Finally, gift books. Sometimes they're necessary, and this year's beautiful book worth buying and keeping is The Country Cooking of Italy, by Colman Andrews, the fantastically prolific and proficient author whose previous Country Cooking of Ireland was justly given awards by both the James Beard Foundation and the International Association of Cooking Professionals. Andrews works with an all-star team that includes Christopher Hirsheimer, whose books with her business partner Melissa Hamilton at their Canal House Books are the style leaders for the food world, and the publisher Chronicle Books, always makes handsome books (log-rolling alert: I recognize many of the same flourishes I liked in my own Pleasures of Slow Food, which Chronicle published). Andrews is the modern-day Waverley Root, which is to say someone with a rich appreciation of history and character and a graceful, for-the-ages writing style, but with the advantage of far more reliable and comprehensive sources. I learned something on nearly every page, and just enjoyed looking at and reading the book.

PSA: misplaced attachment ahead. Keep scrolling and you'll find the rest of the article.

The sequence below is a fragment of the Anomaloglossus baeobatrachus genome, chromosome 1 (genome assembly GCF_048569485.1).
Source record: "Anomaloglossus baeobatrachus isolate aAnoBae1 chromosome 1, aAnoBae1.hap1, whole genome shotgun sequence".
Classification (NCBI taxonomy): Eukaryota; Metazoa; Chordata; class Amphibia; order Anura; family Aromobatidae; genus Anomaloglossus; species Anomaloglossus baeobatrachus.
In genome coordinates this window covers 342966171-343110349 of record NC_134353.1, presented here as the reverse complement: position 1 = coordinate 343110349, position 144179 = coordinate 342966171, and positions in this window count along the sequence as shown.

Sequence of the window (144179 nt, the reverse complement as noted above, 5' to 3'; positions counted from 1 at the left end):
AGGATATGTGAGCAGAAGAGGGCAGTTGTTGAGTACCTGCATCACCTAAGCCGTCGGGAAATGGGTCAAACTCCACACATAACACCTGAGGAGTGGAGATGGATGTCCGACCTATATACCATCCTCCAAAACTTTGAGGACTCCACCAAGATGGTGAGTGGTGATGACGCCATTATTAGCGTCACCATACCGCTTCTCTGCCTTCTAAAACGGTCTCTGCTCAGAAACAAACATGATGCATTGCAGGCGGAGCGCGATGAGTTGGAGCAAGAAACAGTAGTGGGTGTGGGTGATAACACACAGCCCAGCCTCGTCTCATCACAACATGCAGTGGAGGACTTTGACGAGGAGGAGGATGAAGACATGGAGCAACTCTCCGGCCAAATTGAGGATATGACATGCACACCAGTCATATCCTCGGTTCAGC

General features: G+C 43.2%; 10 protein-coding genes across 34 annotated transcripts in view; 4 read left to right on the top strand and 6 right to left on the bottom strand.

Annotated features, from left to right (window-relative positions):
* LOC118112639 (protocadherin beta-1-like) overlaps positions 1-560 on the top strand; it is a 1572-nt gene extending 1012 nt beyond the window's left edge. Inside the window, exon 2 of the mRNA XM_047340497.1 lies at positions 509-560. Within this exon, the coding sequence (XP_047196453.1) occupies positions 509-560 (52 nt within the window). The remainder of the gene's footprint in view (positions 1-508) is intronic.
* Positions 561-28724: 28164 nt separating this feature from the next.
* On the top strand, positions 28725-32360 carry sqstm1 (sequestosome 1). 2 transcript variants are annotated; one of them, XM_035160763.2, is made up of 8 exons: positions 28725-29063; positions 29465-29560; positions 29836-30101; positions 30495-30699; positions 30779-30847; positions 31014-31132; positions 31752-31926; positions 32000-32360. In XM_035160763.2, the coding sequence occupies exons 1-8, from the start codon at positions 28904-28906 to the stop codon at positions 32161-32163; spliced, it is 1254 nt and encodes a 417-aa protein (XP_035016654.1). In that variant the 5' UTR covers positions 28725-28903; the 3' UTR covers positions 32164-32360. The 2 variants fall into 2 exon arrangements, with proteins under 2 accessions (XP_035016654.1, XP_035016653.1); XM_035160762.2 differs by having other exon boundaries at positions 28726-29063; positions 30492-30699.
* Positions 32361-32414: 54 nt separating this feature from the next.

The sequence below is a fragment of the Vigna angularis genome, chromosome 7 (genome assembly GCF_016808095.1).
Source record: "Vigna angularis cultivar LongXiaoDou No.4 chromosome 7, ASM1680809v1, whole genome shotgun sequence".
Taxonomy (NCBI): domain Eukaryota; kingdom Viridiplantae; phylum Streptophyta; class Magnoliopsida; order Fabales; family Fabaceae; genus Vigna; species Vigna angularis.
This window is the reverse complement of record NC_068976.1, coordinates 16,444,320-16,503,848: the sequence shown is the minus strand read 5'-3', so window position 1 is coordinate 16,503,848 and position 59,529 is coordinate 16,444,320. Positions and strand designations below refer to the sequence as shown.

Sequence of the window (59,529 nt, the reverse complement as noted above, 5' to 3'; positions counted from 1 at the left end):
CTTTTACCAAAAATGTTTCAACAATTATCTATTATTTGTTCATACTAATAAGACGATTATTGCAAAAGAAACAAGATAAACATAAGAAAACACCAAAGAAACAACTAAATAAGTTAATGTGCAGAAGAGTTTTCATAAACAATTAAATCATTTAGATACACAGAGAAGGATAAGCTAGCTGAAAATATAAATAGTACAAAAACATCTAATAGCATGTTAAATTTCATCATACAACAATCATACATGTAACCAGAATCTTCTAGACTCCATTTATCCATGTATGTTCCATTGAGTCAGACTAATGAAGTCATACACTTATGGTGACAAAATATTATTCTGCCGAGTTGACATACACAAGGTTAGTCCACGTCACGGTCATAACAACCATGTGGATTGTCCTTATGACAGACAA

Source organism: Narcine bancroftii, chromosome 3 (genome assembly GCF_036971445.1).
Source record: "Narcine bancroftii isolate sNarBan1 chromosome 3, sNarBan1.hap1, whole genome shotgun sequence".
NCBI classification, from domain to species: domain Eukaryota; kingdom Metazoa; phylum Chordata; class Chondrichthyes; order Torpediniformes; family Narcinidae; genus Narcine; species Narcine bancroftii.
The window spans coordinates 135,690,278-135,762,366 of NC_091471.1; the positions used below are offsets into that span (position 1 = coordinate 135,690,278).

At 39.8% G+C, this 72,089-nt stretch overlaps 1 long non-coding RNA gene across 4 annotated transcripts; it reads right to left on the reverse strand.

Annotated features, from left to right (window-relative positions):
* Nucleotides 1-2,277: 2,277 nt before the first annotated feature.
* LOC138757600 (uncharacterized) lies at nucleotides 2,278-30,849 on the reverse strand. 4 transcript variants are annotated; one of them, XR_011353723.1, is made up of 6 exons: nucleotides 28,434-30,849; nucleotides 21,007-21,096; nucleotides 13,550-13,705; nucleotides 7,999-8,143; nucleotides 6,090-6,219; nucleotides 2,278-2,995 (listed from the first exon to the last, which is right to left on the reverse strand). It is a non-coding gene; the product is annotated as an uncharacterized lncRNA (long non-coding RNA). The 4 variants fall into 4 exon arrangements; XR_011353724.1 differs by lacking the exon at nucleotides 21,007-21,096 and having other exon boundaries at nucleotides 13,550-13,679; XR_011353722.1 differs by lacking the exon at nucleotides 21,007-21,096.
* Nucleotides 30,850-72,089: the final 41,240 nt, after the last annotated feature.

Off to the locally-owned bookstore! And if you can only order online, and want to give an extremely extravagant present to the most hardcore cook you know, no contest: it's the five-volume encyclopedia Modernist Cuisine, not just the food-book publishing event of the year but a book every cook and anyone seriously interested in food should own. I didn't think I'd say this until Technology Review asked me to read the whole thing and sent me to the famous lab-kitchen in Bellevue, outside Seattle (article here; paywall alert). I went in with an armful of prejudices and skepticism, and came back a convert -- not to the unpronounceable gels and thickeners that fill the one volume I didn't read all of but to the fantastic thoroughness and information-presenting skills of the entire team that Nathan Myhrvold assembled. The first two volumes, in particular, are simply essential reading, on cooking techniques, the science of food contamination and how to safeguard against it (rightly put in the very first volume), and cooking equipment of all kinds. The book's co-author, Chris Young (along with the head chef, Maxime Bilet), main editor, Wayt Gibbs, and Myhrvold himself were inspired by the Time-Life picture-book series of the 1960s and '70s, which remain models of print-book presentation of large amounts of information that are as absorbing as any "trade" book but with the rigor of a textbook. And the photographs are spectacular. Modernist Cuisine is as persuasive an argument for the future of printed books as any of the digital age -- and the brainchild of one of its architects (Myhrvold was chief technology officer for Microsoft). Amazon says it can deliver the book by ... tomorrow! But this is a book to value forever.